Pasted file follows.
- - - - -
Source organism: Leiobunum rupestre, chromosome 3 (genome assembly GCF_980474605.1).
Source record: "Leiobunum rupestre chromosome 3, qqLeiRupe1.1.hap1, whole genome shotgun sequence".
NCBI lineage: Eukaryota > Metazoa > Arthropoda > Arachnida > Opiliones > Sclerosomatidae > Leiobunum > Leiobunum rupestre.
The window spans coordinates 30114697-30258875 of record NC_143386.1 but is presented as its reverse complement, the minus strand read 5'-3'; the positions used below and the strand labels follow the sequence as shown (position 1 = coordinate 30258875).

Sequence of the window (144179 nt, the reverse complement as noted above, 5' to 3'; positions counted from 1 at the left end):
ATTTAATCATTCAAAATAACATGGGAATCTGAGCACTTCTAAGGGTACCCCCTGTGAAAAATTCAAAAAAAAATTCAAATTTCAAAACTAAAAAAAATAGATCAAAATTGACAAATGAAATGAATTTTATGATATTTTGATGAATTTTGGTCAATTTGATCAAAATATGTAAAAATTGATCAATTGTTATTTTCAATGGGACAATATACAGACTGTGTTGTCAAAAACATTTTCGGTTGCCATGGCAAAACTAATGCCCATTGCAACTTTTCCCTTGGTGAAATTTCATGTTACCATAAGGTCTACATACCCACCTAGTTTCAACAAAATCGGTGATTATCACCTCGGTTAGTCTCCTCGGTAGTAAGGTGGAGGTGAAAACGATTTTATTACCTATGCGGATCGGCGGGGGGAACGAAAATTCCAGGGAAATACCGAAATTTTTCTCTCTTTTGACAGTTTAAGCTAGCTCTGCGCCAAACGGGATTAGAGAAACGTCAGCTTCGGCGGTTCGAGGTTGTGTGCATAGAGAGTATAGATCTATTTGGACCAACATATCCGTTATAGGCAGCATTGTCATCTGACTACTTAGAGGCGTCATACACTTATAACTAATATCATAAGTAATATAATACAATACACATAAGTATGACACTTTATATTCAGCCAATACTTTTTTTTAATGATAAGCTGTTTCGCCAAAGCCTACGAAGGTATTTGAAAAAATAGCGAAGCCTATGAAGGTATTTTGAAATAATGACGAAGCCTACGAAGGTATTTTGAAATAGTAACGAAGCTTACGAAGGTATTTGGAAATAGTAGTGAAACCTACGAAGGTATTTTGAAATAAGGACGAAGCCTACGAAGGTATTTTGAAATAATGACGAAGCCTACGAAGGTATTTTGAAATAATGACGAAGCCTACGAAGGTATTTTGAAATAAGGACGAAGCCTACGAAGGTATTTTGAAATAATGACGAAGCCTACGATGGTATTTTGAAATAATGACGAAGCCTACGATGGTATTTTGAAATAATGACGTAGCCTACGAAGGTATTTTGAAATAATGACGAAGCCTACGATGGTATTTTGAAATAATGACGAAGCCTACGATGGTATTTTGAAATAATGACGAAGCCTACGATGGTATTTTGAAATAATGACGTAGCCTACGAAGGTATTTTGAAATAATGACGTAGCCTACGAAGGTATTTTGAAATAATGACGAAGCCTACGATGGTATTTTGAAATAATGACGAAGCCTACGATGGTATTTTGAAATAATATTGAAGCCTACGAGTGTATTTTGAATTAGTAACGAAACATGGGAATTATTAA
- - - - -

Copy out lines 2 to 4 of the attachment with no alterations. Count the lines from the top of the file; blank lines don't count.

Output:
Source record: "Leiobunum rupestre chromosome 3, qqLeiRupe1.1.hap1, whole genome shotgun sequence".
NCBI lineage: Eukaryota > Metazoa > Arthropoda > Arachnida > Opiliones > Sclerosomatidae > Leiobunum > Leiobunum rupestre.
The window spans coordinates 30114697-30258875 of record NC_143386.1 but is presented as its reverse complement, the minus strand read 5'-3'; the positions used below and the strand labels follow the sequence as shown (position 1 = coordinate 30258875).